She felt a similar letdown when she found that her community, which had previously also been supportive of her retreat, “didn’t have any extra energy or time to put into someone whose life was in crisis. [...] And in a lot of ways, they didn’t understand.” By contrast, other practitioners, such as Bill, were able to draw upon their devotion to feel connected to their teacher even if he or she was absent. About being away from his teacher’s presence, Bill said that practice “never felt destabilizing because there was some quality of being held […] by his mind.” Although he practiced for many years without regular contact with his teacher, he felt “plugged into” and “connected” to his guru’s mind, which he attributes to “my ability to generate that through this practice.”
For quite a few practitioners, though, feeling a deep connection with teachers could be difficult even when they were present. Like Meg, we saw above how Kevin described his trust of “these big Rinpoches” playing an influential role in his continued engagement with Vajrayāna practices. He admits, though, that he “wasn’t really totally honest with those teachers about what was going on with me either.” Kevin stated that this was in part due to embarrassment, but he also felt a “massive disconnect” in attempting to talk to a Tibetan Rinpoche about his trauma history. Reflecting on the differences in sociocultural context, he said that the fact that the Vajrayāna path
is based on this complete surrender to a teacher is just really, really hard to mesh with the kind of trauma history that I had and, critically, without the cultural context of not being born and raised in Tibet. I mean I’m sure that for a Tibetan who maybe was tortured by the Chinese or something and then runs into the Rinpoche—it’s all good, you know? But that’s too much to ask for someone born and raised in the United States to bridge that gap, culturally.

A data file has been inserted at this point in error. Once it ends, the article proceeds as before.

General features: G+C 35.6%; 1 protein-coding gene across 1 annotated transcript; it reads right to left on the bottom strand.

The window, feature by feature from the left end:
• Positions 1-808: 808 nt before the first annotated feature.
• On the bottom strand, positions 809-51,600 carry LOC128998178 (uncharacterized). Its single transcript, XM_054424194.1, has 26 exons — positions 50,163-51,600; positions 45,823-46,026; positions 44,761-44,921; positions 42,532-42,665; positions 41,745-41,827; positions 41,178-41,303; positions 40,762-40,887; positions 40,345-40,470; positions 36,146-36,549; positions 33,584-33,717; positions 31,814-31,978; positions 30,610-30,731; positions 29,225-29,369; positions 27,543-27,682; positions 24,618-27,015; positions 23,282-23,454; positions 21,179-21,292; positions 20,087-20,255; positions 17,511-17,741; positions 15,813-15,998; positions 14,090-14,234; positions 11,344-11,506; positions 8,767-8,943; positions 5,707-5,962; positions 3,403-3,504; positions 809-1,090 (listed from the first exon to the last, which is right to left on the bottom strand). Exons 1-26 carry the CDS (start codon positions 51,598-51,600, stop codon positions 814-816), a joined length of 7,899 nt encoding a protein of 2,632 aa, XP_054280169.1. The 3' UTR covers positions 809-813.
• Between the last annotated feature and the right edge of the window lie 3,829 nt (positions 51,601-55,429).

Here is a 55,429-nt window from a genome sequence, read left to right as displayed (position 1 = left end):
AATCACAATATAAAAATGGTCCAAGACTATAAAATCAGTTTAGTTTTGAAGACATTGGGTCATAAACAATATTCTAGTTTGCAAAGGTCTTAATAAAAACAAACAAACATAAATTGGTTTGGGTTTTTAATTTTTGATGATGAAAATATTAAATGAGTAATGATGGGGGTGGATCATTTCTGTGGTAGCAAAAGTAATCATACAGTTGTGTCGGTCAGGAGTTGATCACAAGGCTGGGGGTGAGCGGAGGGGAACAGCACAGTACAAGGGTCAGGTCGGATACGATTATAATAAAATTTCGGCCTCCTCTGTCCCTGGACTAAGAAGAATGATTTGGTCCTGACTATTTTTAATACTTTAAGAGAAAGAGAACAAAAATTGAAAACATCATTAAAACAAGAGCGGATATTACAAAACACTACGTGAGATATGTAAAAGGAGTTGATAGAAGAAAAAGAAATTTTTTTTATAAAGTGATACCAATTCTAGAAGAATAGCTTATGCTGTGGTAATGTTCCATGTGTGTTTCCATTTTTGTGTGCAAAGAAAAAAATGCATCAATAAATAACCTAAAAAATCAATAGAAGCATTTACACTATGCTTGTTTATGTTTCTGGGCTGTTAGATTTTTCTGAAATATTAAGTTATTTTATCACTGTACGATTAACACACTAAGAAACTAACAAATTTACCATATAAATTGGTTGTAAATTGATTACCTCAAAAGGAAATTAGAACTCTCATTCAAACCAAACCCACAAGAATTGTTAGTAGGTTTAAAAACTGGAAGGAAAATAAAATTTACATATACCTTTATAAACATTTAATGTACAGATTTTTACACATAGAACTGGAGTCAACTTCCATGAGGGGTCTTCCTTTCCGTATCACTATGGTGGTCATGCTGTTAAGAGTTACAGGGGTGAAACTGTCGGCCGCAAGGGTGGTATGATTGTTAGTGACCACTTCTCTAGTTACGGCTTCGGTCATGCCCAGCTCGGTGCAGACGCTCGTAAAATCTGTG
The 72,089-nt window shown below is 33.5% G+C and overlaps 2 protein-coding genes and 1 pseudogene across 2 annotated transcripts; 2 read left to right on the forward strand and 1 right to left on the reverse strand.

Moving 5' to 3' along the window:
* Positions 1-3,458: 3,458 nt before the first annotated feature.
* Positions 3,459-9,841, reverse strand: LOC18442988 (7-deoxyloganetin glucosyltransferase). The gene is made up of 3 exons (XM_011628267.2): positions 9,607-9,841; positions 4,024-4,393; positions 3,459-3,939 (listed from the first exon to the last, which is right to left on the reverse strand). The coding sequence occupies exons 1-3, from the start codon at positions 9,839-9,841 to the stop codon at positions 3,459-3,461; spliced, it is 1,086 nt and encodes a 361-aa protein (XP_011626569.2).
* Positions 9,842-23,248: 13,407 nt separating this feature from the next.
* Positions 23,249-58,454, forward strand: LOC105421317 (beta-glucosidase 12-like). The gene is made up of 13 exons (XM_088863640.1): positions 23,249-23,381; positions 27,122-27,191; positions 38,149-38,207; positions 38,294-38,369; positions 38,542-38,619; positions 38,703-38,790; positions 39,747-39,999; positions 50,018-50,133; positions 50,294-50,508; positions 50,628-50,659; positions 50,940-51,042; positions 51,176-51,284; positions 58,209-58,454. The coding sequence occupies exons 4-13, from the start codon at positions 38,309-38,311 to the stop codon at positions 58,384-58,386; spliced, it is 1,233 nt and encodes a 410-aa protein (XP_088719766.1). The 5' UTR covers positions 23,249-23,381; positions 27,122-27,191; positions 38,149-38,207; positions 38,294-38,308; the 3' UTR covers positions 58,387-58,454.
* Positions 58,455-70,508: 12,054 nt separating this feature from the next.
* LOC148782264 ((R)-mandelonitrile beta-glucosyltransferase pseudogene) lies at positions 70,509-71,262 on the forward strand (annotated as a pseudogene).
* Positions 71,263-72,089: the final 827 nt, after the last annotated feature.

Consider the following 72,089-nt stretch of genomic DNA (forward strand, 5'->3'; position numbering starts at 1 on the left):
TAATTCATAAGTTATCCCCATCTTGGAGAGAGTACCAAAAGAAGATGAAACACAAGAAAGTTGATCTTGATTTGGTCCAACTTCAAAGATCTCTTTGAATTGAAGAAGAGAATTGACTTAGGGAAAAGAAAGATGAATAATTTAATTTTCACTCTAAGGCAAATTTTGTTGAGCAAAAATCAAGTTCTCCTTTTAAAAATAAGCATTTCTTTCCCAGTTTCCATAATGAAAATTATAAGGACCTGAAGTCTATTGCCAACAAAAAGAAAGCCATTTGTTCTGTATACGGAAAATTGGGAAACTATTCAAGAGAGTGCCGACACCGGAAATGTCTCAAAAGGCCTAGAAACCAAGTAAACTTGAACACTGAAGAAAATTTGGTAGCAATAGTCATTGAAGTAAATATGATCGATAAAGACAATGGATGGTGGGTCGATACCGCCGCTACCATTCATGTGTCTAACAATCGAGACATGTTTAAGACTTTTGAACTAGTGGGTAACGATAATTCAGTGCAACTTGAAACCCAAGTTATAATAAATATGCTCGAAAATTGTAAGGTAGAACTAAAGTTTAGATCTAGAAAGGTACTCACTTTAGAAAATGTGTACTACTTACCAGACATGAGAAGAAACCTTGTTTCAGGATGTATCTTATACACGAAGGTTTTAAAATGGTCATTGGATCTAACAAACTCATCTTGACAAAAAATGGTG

Similarly, Barbara also found it difficult to navigate the expectation of trust and devotion and the differences in sociocultural context. In particular, she was critical of “the whole way that the Tibetan community treats, number one: women, and number two: Westerners, and number three: ordained women Westerners. So I constantly felt like I was the red-headed bastard step-child, who wasn’t worth teaching or worth getting any training.” Rachel also found that even when working with a female Tibetan teacher, cultural differences and the hierarchical nature of the community were hard for her to adapt to. She attributed some of her dedication to her sngongro as an attempt to gain more recognition in her teacher’s eyes. “I felt very like, like I had to really prove myself to her. […] I think she was proud of me, but I felt still disappointed in her response or something.” On the one hand, Rachel felt like her relationship to her teacher was “parent-wound-related,” but she also felt that “people shouldn’t abdicate all their own power to the teacher and feel like their self-worth has to come from that.” Even practitioners working with Western teachers found that the influence of their trauma history on their practice was not fully appreciated or understood. Betsy described how her teacher suggested transitioning to other practices such as shamatha (a concentration practice) or tonglen (a visualization practice on suffering and compassion) in order “to get me to work with my mind with practice. And I just couldn’t, you know?” She felt like the response she was getting from her American teacher was “‘well you should just get over this and keep going,’” whereas the way she saw it was, “no… it’s part of my path, and I have to deal with it.” Later on, Betsy heard a talk by a Tibetan teacher. He addressed a situation she felt was similar to hers by saying that some practitioners “‘don’t need to work with their own mind [because] they are not strong enough yet.’” She felt validated by that and wished that had been the support and advice that she had received from her own teacher. In addition to the perceived appropriateness of practical advice, the narratives from this section suggest that differences in sociocultural context, access to a teacher, student–teacher bond, and the hierarchical nature of practice communities and student–teacher relationships are all important variables in both interpreting and responding to practice-related challenges.